Mercury contamination: The Synchrotron sheds light thanks to… a hair

sep article

Fête comme chez vous Ville de Grenoble

IN SHORT – We know how to detect mercury in organisms, but up to now, we knew less about how to identify the origin of the contamination. Experiments carried out on a hair by a team of international researchers at the European Synchrotron in Grenoble have shed light on these grey areas




Researchers, like Alain Manceau (shown here) have used the Synchrotron light to analyse a human hair, and have traced the origin of mercury contamination. © ESRF

Researchers, like Alain Manceau (shown here) have used the Synchrotron light to analyse a human hair, and have traced the origin of mercury contamination. © ESRF

Mercury is found in fish or rice, in dental amalgam, some vaccines and also in medicines.


Even though we know how to detect this powerful neurotoxin, which accumulates in organisms, notably through urine analysis, identifying the source of contamination with mercury toxicology risk assessment and implementing a treatment, has always been relatively hazardous.


Researchers from the CNRS, the University of Bordeaux, the Grenoble Alpes University, the ESRF, the European synchrotron in Grenoble and the University of Illinois in Chicago have just found the solution by developing new techniques of analysis to identify the chemical forms of mercury *.


Using two lines of synchrotron light from the ESRF, they discovered that a spike in mercury, observed on a hair, came from the removal of dental amalgam. Experiments conducted in Grenoble can even date the exposure period to within one or two days.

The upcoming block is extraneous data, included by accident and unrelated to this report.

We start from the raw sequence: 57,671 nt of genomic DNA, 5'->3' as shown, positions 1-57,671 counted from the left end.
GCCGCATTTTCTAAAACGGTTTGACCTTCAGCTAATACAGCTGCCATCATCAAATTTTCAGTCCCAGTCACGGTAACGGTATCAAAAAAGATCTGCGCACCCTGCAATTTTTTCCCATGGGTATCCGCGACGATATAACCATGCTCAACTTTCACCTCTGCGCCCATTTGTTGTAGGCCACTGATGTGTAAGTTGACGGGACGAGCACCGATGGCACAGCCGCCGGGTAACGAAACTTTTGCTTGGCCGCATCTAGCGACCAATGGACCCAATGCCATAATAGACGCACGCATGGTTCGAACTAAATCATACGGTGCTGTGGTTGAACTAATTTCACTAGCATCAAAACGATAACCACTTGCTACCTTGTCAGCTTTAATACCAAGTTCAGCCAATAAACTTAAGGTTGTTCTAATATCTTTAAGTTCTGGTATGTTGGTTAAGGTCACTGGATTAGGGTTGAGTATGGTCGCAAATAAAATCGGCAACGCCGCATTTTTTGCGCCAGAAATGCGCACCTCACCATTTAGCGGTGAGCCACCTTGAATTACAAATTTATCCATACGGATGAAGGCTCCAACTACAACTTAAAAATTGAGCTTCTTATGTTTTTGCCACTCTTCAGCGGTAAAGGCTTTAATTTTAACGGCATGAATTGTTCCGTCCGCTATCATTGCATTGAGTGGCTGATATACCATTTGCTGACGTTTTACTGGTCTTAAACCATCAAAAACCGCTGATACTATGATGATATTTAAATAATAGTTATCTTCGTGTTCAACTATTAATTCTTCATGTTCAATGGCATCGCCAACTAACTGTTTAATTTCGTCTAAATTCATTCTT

Indeed, with an average growth rate of one centimetre per month, hair can capture events of contamination with high temporal resolution; a key witness, which has shaken a few certainties.



From mercury, to other toxic metals?



“The epidemiological studies of contamination with mercury by eating fish make the hypothesis that mercury in hair comes only from this source”, explains Kathryn Nagy, Professor of Earth & Environmental Sciences at the University of Illinois in Chicago. “Our results show that this is not necessarily true.”


“We did not expect to find that the microscopic peak of mercury, at just 2.5 nanogrammes, has a different molecular signature from that of methylmercury, which is related to fish consumption”, continues Alain Manceau, Director of research at the CNRS-University Grenoble Alpes. “However, to ensure that the mercury came from amalgam, it was essential to know its molecular form, and especially how it was attached to proteins in the hair. This, thorough investigative work has taken several months and required the use of supercomputers to model the data.”



Patricia Cerinsek



* The results have been published in the Environmental Science & Technology journal.


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